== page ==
Running a business requires an exceptional work ethic and a strong competitive spirit. For many owners, their competitors are enemies never to be spoken of, and certainly not to be spoken to. Even when owners have a good relationship with their competitors, there’s usually some tension beneath the surface. That’s why many owners are surprised to learn that one of the best potential buyers for a business is its biggest competitor. Competitors already know the industry, and they have a strong incentive to get rid of a competitor. They may benefit strategically from a merger or acquisition, driving deal value up.

Selling to a competitor is also inherently risky—especially when they’re just a window shopper seeking a competitive edge via sensitive data. Owners can reduce their exposure and increase the odds of a successful deal by following these steps.

Identifying an ideal buyer

It’s difficult for owners to walk away from any buyer with cash in hand. Therefore, owners must identify their ideal buyer before talking to purchasers. If a competitor doesn’t fit the bill, having a profile in mind makes it easier to tell them no.

Using a well-worded nondisclosure agreement

It’s not enough to merely go through the motions of signing a non-disclosure agreement. NDAs must clearly and specifically outline what cannot be disclosed, and by whom. NDAs are only as good as the lawyers writing them. Owners must consult with a skilled M&A lawyer to draft an airtight NDA with real teeth. The goal here should be to ensure that, should the buyer leak intellectual property or sensitive data, the owner is compensated for the loss associated with the leak.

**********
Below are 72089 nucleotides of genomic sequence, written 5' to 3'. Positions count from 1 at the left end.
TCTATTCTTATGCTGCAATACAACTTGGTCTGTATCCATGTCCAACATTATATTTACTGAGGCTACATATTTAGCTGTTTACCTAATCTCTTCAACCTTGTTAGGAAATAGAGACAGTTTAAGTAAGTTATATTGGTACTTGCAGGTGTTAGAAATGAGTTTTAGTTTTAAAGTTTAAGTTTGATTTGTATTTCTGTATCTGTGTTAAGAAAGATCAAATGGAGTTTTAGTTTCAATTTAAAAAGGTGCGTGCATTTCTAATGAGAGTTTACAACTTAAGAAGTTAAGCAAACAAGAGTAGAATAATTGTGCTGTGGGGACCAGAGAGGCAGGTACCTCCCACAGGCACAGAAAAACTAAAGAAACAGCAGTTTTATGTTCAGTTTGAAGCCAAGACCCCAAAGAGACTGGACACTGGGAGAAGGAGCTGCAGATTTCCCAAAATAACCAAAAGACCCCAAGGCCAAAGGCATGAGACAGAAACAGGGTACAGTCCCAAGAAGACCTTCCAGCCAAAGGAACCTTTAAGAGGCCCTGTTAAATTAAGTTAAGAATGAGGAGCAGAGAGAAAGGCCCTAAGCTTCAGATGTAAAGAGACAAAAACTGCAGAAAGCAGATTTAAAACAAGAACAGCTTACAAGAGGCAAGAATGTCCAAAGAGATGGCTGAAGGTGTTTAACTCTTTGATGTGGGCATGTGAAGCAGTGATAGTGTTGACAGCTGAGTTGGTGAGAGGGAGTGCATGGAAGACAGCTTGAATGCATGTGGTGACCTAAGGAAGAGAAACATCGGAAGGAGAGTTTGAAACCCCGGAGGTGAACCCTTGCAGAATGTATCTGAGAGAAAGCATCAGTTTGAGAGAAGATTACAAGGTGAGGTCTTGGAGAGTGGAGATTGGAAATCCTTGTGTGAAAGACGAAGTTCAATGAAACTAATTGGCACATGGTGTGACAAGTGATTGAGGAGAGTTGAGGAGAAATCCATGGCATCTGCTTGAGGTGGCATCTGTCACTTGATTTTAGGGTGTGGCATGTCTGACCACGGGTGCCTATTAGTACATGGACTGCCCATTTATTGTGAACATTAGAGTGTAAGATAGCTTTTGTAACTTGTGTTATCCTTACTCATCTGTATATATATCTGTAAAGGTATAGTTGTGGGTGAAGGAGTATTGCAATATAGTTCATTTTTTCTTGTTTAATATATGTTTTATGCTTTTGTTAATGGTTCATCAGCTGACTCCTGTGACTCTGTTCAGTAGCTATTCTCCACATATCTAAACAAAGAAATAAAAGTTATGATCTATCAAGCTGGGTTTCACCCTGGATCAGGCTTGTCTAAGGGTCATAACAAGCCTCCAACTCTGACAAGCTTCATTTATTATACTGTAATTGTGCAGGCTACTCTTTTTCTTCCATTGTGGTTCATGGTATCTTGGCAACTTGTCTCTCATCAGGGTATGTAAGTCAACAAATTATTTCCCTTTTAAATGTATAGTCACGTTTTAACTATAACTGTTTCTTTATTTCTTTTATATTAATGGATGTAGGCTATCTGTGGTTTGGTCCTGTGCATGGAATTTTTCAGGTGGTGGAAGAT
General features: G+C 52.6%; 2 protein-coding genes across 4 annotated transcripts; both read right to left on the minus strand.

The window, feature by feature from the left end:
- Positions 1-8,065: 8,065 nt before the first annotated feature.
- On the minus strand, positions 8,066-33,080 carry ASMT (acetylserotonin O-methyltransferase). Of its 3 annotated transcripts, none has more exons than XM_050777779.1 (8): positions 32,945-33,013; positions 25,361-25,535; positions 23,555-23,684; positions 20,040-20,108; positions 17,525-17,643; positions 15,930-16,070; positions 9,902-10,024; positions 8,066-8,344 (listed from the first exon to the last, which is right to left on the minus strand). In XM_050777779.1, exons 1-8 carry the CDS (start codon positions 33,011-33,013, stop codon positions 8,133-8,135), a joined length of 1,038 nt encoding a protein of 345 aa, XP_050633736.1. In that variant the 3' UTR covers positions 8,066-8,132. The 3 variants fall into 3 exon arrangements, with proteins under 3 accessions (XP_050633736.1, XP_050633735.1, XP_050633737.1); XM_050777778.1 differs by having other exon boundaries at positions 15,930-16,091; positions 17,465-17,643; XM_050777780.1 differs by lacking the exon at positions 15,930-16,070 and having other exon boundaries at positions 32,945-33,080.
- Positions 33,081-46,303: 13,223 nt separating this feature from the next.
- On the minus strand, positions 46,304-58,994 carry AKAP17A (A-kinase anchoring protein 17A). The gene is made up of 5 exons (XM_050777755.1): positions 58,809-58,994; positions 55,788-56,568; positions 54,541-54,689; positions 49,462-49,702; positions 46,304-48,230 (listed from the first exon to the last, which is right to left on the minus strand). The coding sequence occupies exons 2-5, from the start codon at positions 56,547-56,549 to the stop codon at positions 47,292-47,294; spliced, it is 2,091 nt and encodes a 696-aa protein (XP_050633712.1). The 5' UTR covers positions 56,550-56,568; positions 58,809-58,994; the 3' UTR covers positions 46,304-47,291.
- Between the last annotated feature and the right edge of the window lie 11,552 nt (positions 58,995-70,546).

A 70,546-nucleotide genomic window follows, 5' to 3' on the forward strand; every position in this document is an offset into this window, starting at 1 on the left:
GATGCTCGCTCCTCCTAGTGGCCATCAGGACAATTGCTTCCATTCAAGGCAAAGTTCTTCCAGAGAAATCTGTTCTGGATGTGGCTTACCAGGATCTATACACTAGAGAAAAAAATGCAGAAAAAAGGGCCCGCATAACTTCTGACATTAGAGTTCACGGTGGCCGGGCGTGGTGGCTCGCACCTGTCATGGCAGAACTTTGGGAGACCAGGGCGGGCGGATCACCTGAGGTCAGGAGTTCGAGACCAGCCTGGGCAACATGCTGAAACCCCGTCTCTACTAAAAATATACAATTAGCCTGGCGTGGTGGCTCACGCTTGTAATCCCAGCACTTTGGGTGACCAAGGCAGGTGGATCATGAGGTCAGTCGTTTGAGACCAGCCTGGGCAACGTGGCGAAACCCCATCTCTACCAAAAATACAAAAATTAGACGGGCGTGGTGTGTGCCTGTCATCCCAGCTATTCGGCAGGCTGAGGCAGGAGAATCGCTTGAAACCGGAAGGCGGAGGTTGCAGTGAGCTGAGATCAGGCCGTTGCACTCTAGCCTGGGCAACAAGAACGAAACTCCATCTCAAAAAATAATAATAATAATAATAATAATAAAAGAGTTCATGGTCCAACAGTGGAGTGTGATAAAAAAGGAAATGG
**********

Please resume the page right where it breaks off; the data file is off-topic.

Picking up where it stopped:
Working with an M&A firm or investment bank

M&A deals with competitors should never be DIY deals. It puts the owner at a substantial disadvantage and increases the odds that the deal will fall through. The buyer will almost certainly have highly experienced representation. An M&A firm or investment bank lends professional credibility to the deal, oversees negotiations, prevents owner distraction, and can ultimately increase the value of the deal.

Releasing information slowly

Owners should adopt a layered approach to releasing information, steadily providing more details about the company as buyers grow more committed to the deal. An Investment Bank or M&A firm can help with determining which information to release at which point in the deal.

Partnering with a wealth manager

Many owners enter the M&A process with only a vague understanding that they need substantial funds to retire. But how much? And to what end? A wealth manager can help owners assess how much they really need for retirement and develop a plan for getting there. This may help ease owner anxieties at the negotiating table and prevent the deal from going south at the last moment.

Preparing to relinquish control

One of the biggest challenges of selling to a competitor is that owners will have to see someone they’ve long seen as an adversary at the helm of their company. They must be emotionally prepared to fully relinquish control. Before beginning negotiations, owners should consider their priorities—protecting staff or brand image, for example—then see which priorities they can codify into the sales agreement.

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